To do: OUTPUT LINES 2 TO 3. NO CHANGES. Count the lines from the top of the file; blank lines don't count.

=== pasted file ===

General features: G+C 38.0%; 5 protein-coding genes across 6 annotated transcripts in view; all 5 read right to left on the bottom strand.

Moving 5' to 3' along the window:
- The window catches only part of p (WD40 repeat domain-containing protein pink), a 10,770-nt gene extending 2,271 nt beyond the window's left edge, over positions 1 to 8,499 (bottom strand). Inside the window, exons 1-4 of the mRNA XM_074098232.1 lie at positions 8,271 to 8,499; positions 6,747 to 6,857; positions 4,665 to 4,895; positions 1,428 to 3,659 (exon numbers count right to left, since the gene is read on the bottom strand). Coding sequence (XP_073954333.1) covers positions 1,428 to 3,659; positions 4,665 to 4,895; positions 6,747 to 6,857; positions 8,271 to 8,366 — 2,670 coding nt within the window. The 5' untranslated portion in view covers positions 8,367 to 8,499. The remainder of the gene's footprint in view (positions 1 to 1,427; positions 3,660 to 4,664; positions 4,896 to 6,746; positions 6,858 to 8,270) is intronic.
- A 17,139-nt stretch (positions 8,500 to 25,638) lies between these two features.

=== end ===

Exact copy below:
Moving 5' to 3' along the window:
- The window catches only part of p (WD40 repeat domain-containing protein pink), a 10,770-nt gene extending 2,271 nt beyond the window's left edge, over positions 1 to 8,499 (bottom strand). Inside the window, exons 1-4 of the mRNA XM_074098232.1 lie at positions 8,271 to 8,499; positions 6,747 to 6,857; positions 4,665 to 4,895; positions 1,428 to 3,659 (exon numbers count right to left, since the gene is read on the bottom strand). Coding sequence (XP_073954333.1) covers positions 1,428 to 3,659; positions 4,665 to 4,895; positions 6,747 to 6,857; positions 8,271 to 8,366 — 2,670 coding nt within the window. The 5' untranslated portion in view covers positions 8,367 to 8,499. The remainder of the gene's footprint in view (positions 1 to 1,427; positions 3,660 to 4,664; positions 4,896 to 6,746; positions 6,858 to 8,270) is intronic.